The president of the United States told a blatant lie about Germany on Monday, claiming that the nation’s crime rate — which is at its lowest level in 25 years — has gone “way up” since Europe granted asylum to hundreds of thousands of refugees fleeing the wars in Syria and Iraq.
The lie, posted on Twitter by Donald Trump, was an attempt to justify the exceedingly cruel measures he ordered to deter unauthorized immigration, including the arrest of asylum-seekers at the southern border and the removal of their children for detention in cages.
It was widely debunked and criticized by Germans, like the political scientist Marcel Dirsus.
As Mathieu von Rohr of the German magazine Der Spiegel pointed out, Trump’s false claim about crime in Germany — which is down 5.1 percent overall since last year and 2.4 percent for violent offenses — also misled readers about the continued popularity of Chancellor Angela Merkel, even as she resists calls for a crackdown on asylum-seekers from allied conservatives in the state of Bavaria.
Jeremy Cliffe, the Berlin bureau chief of The Economist, noted that Trump’s grasp of the politics of immigration in Germany is also shaky. While it is certainly true that Merkel’s party has lost some support to the anti-immigrant Alternative for Germany, the far-right party is still supported by just 16 percent of the voters in recent polling, and its leader, Alexander Gauland, trails Merkel 50-12 in overall approval.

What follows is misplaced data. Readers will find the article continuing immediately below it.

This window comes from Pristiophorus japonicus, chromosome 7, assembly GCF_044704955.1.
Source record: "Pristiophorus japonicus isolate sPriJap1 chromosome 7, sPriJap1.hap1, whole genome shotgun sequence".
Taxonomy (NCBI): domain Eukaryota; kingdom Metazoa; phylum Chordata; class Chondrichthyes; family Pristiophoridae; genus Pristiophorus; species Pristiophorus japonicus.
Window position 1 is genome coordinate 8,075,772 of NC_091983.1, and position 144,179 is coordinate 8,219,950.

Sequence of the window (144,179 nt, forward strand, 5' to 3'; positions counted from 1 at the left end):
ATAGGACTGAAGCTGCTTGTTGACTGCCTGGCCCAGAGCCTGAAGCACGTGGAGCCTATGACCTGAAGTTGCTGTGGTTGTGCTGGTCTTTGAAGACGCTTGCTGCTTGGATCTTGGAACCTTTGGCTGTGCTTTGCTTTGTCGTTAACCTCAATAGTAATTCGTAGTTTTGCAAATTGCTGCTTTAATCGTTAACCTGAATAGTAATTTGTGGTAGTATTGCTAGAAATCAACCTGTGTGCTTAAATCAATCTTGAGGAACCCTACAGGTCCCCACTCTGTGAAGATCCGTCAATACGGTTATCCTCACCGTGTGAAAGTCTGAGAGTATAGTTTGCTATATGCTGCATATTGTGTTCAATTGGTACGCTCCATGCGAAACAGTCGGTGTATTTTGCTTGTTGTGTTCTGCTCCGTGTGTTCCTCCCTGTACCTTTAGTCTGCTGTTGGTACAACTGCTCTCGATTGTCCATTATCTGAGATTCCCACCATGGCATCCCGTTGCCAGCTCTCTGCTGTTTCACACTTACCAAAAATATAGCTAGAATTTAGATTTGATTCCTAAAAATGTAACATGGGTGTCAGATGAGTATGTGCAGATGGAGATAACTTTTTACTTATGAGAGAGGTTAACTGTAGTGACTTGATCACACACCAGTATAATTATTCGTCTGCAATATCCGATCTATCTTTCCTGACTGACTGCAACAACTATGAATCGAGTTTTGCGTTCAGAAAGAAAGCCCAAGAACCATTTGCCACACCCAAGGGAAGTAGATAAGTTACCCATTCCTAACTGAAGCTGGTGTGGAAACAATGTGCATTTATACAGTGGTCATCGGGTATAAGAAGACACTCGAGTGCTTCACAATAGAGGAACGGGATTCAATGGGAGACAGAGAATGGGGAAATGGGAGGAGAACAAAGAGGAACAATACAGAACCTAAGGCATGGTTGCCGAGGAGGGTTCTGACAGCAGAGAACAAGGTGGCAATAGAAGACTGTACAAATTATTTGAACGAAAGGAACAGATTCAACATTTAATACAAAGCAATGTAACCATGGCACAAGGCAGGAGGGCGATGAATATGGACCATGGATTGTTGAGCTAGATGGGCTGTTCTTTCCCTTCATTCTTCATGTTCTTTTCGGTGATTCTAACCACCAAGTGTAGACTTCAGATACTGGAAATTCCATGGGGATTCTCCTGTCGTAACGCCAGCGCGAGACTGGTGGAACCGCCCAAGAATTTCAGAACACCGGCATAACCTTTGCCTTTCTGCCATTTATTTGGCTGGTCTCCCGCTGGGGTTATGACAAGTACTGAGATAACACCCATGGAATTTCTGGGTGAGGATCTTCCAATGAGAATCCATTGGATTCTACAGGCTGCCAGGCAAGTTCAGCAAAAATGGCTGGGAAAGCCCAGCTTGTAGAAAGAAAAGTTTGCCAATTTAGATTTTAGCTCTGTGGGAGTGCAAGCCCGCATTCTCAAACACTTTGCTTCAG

Undeterred by the facts, Trump followed his false claim with a second tweet, in which he revealed that the lie about Germany was part of a broader effort to cast immigration, at least by nonwhites, as an existential threat to both Europe and the United States.
We don’t want what is happening with immigration in Europe to happen with us!— Donald J. Trump (@realDonaldTrump) June 18, 2018
While it was not clear what, exactly, Trump thinks is happening in Europe — where there has been a sharp decline in migration from the Middle East and Africa since 2015 — he repeated the comment in prepared remarks at the White House later on Monday. “The United States will not be a migrant camp and it will not be a refugee holding facility,” he said. “You look at what’s happening in Europe, you look at what’s happening in other places,” Trump added. “We can’t allow that to happen to the United States.”
What is particularly striking is that Trump, like Matteo Salvini, Italy’s far-right interior minister who recently shut his nation’s ports to migrants saved from drowning, is not responding to a real crisis but attempting to manufacture a sense of siege for political advantage at a moment when the number of undocumented immigrants seeking admission has actually declined.
The undocumented population in the U.S. was already declining in 2015 when Trump launched his campaign by railing against an imaginary epidemic of crime caused by Mexicans, and has continued to fall since he became president.
In Europe, the United Nations reports that fewer than 40,000 migrants have crossed the Mediterranean to seek refuge in the first half of this year — just 15,000 of them in Italy — compared to more than 1 million arrivals by sea in 2015.